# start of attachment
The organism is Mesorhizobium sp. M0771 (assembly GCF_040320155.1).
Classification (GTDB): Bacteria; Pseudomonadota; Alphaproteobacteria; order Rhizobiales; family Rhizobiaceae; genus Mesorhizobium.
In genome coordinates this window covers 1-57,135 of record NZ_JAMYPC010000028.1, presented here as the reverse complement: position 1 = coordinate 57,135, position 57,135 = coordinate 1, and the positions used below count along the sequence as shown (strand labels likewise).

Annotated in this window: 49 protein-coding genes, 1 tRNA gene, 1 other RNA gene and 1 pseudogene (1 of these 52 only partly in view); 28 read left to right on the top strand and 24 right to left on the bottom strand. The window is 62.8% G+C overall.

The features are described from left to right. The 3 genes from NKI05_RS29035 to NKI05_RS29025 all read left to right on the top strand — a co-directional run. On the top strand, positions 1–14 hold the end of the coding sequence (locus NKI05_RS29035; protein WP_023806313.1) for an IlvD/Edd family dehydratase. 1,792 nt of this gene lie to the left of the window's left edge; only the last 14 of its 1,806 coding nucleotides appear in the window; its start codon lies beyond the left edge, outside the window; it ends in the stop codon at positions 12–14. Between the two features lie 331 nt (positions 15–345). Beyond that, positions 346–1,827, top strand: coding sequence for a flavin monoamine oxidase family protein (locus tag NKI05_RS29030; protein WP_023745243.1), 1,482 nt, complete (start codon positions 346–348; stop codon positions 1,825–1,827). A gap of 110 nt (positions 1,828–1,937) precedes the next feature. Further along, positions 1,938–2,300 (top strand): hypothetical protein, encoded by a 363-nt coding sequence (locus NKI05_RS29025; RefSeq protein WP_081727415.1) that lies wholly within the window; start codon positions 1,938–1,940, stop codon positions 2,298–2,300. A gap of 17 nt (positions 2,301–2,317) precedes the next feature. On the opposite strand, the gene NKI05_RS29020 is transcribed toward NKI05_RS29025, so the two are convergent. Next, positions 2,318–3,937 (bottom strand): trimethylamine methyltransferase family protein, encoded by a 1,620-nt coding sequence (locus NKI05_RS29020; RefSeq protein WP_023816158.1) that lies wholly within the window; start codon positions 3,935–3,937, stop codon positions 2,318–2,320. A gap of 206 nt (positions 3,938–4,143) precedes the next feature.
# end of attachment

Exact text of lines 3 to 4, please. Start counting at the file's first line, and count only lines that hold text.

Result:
In genome coordinates this window covers 1-57,135 of record NZ_JAMYPC010000028.1, presented here as the reverse complement: position 1 = coordinate 57,135, position 57,135 = coordinate 1, and the positions used below count along the sequence as shown (strand labels likewise).

Annotated in this window: 49 protein-coding genes, 1 tRNA gene, 1 other RNA gene and 1 pseudogene (1 of these 52 only partly in view); 28 read left to right on the top strand and 24 right to left on the bottom strand. The window is 62.8% G+C overall.